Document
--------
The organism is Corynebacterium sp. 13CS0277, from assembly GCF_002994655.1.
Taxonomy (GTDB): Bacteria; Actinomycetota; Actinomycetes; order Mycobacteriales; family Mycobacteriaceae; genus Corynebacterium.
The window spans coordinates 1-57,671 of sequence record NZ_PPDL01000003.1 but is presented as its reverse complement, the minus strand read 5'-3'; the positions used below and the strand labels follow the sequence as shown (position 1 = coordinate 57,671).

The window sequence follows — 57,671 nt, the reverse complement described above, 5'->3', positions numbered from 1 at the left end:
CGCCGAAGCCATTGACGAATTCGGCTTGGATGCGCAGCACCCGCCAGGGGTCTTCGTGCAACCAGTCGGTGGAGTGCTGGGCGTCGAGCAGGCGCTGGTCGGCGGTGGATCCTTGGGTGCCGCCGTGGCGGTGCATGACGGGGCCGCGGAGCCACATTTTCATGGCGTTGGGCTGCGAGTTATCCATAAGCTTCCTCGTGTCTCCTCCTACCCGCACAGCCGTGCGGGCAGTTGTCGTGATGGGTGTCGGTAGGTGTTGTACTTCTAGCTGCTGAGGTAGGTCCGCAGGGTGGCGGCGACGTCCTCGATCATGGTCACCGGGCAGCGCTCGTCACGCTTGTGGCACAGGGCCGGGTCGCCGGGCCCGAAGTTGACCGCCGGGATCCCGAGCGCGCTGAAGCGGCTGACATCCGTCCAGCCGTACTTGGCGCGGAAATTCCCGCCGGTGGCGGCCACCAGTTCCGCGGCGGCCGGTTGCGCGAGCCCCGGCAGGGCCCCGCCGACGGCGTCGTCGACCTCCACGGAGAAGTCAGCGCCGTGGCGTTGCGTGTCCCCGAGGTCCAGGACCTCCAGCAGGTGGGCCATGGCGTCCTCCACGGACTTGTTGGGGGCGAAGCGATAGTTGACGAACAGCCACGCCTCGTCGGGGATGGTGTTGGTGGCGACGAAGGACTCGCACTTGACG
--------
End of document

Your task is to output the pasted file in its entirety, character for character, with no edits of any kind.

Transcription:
The organism is Corynebacterium sp. 13CS0277, from assembly GCF_002994655.1.
Taxonomy (GTDB): Bacteria; Actinomycetota; Actinomycetes; order Mycobacteriales; family Mycobacteriaceae; genus Corynebacterium.
The window spans coordinates 1-57,671 of sequence record NZ_PPDL01000003.1 but is presented as its reverse complement, the minus strand read 5'-3'; the positions used below and the strand labels follow the sequence as shown (position 1 = coordinate 57,671).

The window sequence follows — 57,671 nt, the reverse complement described above, 5'->3', positions numbered from 1 at the left end:
CGCCGAAGCCATTGACGAATTCGGCTTGGATGCGCAGCACCCGCCAGGGGTCTTCGTGCAACCAGTCGGTGGAGTGCTGGGCGTCGAGCAGGCGCTGGTCGGCGGTGGATCCTTGGGTGCCGCCGTGGCGGTGCATGACGGGGCCGCGGAGCCACATTTTCATGGCGTTGGGCTGCGAGTTATCCATAAGCTTCCTCGTGTCTCCTCCTACCCGCACAGCCGTGCGGGCAGTTGTCGTGATGGGTGTCGGTAGGTGTTGTACTTCTAGCTGCTGAGGTAGGTCCGCAGGGTGGCGGCGACGTCCTCGATCATGGTCACCGGGCAGCGCTCGTCACGCTTGTGGCACAGGGCCGGGTCGCCGGGCCCGAAGTTGACCGCCGGGATCCCGAGCGCGCTGAAGCGGCTGACATCCGTCCAGCCGTACTTGGCGCGGAAATTCCCGCCGGTGGCGGCCACCAGTTCCGCGGCGGCCGGTTGCGCGAGCCCCGGCAGGGCCCCGCCGACGGCGTCGTCGACCTCCACGGAGAAGTCAGCGCCGTGGCGTTGCGTGTCCCCGAGGTCCAGGACCTCCAGCAGGTGGGCCATGGCGTCCTCCACGGACTTGTTGGGGGCGAAGCGATAGTTGACGAACAGCCACGCCTCGTCGGGGATGGTGTTGGTGGCGACGAAGGACTCGCACTTGACG